Gardens that relax and heal have become a way of creating quality environments in medical settings. But the details of exactly what works and what doesn’t work have sometimes been lost in the overall concept.
Interested in hard facts, researchers Sandra Whitehouse, James W. Varner, Michael Seid, Clare Cooper Marcus, Mary Jane Ensberg, Jennifer Jacobs and Robyn Mehlenbeck examined the Leichtag Healing Garden at the Children’s Hospital and Health Center in San Diego. Additional material is available in the book Healing Garden, edited by Clare Cooper Marcus and Marni Barnes.
“Mood changes were attributed to combinations of the garden’s features, such as being outdoors in an enclosed natural space, hearing the sounds of running water, seeing the trees, plants, and flowers, and enjoying the colors and artwork.”1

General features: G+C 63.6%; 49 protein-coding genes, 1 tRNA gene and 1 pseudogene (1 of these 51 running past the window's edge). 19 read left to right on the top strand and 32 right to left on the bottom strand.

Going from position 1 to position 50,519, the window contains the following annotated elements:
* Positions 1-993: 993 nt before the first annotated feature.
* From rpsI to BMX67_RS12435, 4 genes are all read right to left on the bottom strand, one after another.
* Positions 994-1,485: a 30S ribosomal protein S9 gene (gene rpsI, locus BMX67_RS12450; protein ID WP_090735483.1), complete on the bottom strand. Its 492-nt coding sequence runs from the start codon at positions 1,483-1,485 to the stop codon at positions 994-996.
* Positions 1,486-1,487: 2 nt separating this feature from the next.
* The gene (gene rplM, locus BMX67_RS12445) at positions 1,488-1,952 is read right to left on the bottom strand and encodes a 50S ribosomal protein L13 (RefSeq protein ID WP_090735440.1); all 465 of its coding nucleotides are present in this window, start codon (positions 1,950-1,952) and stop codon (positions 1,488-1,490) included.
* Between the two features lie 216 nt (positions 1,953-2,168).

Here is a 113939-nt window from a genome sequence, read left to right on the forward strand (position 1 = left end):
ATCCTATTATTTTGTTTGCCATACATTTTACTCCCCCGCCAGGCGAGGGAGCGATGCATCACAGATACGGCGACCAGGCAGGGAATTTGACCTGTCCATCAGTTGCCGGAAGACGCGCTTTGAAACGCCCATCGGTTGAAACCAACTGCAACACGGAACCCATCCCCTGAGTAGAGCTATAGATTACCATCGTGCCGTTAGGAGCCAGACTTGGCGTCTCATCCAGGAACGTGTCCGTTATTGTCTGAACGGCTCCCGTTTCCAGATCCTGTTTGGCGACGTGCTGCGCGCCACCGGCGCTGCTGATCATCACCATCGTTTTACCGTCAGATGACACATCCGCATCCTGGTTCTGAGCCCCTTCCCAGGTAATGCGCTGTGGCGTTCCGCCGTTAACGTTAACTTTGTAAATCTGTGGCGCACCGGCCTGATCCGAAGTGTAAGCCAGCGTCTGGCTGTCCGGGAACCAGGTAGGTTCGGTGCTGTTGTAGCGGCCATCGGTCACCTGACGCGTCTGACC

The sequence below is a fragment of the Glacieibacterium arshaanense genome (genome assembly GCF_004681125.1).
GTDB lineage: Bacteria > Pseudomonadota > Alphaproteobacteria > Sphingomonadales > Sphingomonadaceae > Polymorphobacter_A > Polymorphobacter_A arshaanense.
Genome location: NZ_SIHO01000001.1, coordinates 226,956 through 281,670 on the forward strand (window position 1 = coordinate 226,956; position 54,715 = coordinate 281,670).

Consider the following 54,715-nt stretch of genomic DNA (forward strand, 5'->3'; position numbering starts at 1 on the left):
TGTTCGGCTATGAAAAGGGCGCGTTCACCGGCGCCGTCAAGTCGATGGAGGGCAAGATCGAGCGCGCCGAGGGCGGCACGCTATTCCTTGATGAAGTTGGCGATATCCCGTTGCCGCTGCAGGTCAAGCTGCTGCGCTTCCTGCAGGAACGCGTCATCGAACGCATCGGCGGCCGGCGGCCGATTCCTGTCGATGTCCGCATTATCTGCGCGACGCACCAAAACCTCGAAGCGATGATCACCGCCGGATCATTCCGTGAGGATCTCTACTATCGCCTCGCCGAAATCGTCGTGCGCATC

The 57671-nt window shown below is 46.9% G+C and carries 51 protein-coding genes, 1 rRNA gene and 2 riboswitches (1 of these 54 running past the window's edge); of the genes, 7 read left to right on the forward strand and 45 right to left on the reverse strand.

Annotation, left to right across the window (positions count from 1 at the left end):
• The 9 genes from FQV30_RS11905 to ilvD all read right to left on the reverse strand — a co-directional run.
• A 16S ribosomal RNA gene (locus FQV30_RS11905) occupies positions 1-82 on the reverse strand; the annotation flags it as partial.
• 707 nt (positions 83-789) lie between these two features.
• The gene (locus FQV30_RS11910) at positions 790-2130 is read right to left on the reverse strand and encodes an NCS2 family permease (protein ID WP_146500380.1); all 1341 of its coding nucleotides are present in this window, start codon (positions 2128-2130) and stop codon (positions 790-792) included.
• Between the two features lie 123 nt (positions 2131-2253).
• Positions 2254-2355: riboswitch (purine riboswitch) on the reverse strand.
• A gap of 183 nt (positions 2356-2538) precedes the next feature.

The garden, designed by the firm Delaney, Cochran and Castillo Inc., has striking colors and children-friendly features. The entrance is a large wire sculpture of Sam the dinosaur, eventually to be covered by bougainvillea.
Inside, colorful walls with animal cut-outs and ceramic figures, a seahorse fountain, a windmill, perennials, and cart and starfish seating provide excitement. Canopies over a few benches and palm trees provide some shade. Two islands of grass in the midst of colored concrete and beach-like fine crushed gravel complete the presentation of the beach scene. Additional pictures of the garden with commentary can be found in an on-line article by Gordon Taylor and Guy Cooper.
During a Post-Occupancy Evaluation (POE), the researchers watched visitors use the garden. They also handed out surveys and interviewed people in the hospital (users and non-users) about the garden. The observations and surveying took place in July because the researchers thought that that time of year would encourage garden visits.